©Colette Lewis 2010--
Just three weeks ago, Michael Redlicki was collecting his first gold ball at the 16s Clay Courts. On Sunday he's taking aim on a second, and the coveted U.S. Open junior wild card that goes with it.
"Ever since last year, my first year in Kalamazoo, when I figured out that the winner gets a wild card, my whole year has been revolving around that," said the 16-year-old from Hawthorn Woods, Ill., who beat No. 2 seed Mitchell Krueger 7-6(6), 6-4 in Saturday's semifinal. "I'm trying to get better, more fit and mentally prepared for big stages like this. Hopefully, tomorrow I can accomplish that goal."
Redlicki, a 6-foot-7 left-hander, served ten aces in the match and many more service winners, most of them coming when he was down.
"Especially when I was down in my service games, I started to see a pattern, and I started hitting a lot of service winners," Redlicki said. "I don't know, it just seems that under pressure, I was serving better, which isn't typical."
Redlicki also didn't make many unforced errors, although Krueger had his opportunity to take the lead with a set point at 6-5 in the tiebreaker, after Redlicki had lost both his serves. Krueger, who had played so well up until the semifinals, seemed tentative in the opening set and early in the tiebreaker. The 16-year-old from suburban Dallas seemed determined to play more aggressively, and he hit out on that set point, but his forehand volley went just long. After Krueger lost the next point on a forehand wide, Redlicki had his first set point, and converted it quickly, with an ace.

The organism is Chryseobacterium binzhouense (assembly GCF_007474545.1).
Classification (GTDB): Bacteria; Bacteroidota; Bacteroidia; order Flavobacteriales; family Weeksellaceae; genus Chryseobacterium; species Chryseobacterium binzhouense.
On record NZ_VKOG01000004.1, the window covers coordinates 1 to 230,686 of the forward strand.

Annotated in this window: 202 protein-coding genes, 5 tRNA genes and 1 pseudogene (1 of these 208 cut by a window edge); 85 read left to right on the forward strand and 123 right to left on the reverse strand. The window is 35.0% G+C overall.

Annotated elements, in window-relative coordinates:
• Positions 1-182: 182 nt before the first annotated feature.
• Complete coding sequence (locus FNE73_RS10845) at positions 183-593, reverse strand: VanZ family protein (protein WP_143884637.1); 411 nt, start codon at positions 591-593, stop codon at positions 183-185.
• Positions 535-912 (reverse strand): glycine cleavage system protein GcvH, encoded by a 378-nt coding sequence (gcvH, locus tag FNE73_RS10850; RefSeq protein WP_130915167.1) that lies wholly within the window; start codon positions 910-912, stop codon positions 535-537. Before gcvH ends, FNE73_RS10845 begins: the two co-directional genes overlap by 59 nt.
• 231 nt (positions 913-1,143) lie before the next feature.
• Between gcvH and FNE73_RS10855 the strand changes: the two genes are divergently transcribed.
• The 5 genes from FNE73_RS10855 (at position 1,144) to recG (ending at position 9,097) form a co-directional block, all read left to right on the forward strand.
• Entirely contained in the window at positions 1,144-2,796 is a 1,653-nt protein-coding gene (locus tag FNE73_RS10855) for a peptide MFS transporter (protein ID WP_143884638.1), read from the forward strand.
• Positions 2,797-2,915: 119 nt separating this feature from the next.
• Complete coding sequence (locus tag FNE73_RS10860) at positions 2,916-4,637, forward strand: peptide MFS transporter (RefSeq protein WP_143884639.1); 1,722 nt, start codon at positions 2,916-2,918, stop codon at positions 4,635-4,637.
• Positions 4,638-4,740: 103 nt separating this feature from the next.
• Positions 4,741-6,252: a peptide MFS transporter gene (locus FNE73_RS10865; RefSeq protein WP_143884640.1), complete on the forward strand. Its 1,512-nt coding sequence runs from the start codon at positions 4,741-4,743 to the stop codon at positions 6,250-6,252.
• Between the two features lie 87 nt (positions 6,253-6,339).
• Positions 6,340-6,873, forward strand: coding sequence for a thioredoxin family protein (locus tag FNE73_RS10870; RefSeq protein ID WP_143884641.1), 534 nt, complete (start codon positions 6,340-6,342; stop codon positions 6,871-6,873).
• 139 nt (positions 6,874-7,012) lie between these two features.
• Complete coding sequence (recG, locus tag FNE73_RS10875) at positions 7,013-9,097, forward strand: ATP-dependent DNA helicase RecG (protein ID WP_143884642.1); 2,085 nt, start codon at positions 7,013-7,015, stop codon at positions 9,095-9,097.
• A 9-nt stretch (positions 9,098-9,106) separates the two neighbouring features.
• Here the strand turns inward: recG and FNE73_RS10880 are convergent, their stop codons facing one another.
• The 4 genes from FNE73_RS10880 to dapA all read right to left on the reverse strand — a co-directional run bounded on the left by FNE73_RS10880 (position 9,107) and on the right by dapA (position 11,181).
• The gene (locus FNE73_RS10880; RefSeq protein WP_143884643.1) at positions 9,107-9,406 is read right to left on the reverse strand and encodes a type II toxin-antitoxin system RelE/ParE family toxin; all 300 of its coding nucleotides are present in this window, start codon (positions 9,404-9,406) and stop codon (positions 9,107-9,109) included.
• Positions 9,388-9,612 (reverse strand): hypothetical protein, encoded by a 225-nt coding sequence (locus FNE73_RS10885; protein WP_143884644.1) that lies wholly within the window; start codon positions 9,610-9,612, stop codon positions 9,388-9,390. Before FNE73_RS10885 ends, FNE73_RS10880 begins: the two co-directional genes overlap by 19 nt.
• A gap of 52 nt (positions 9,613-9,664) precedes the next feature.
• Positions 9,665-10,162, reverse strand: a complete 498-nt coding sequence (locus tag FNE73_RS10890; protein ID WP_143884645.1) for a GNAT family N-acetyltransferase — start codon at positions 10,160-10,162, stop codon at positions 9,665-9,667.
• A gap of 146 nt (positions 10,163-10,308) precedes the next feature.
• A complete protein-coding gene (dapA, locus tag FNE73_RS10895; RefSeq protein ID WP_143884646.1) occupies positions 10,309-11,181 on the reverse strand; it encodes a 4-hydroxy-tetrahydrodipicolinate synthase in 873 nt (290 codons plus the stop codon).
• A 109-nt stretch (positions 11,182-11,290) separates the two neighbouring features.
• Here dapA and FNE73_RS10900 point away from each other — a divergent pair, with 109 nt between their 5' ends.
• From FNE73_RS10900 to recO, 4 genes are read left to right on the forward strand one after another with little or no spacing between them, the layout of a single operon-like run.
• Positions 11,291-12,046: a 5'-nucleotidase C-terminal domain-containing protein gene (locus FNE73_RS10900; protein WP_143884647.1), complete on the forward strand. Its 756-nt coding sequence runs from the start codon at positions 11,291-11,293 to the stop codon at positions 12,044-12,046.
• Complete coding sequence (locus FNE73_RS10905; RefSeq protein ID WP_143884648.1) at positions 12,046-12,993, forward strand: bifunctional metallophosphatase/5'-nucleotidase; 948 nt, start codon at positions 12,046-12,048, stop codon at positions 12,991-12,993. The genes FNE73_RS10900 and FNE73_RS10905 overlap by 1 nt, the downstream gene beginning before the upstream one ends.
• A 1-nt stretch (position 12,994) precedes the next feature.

Krueger fell behind 2-0 in the second set, but he got back in the match, only to be broken again in the eighth game. Redlicki couldn't serve it out at 5-3, but he stayed close in the next game, and on his third match point he forced a defensive lob from Krueger that went wide.
Redlicki's rival for the U.S. Open junior wild card is top seed Shane Vinsant, who cruised past No. 3 seed Nolan Paige 6-0, 6-4.
Paige had difficulty finding the court in the opening set, and Vinsant, who has yet to lose a set in the tournament, was sharp and relaxed.
"I didn't miss much but I also played aggressive, and that's a good combo right there," said Vinsant, who is also from suburban Dallas. "That's the least nervous I've been. I had really good talks before with my coaches, and I was feeling really good in warmups, so it carried over to the match."
Paige made some adjustments in the second set, and actually led 2-0 before Vinsant regained control of the match.
"He didn't do anything special, but he changed his game a little bit, and it took me a little bit to adjust to it," Vinsant said. "He started pressuring me more, not hitting big shots, but taking time away, coming to the net, and I didn't pass him until later, after I was down 2-0."
Vinsant and Redlicki played this April in at the Carson ITF Grade 1, with Vinsant winning 6-4, 6-2.
"I think he's improved and feeling pretty confident since he just won Clays," said Vinsant.
"I'm very prepared for tomorrow," Redlicki said. "And I'm very impressed with how I'm playing."
Saturday, August 14, 2010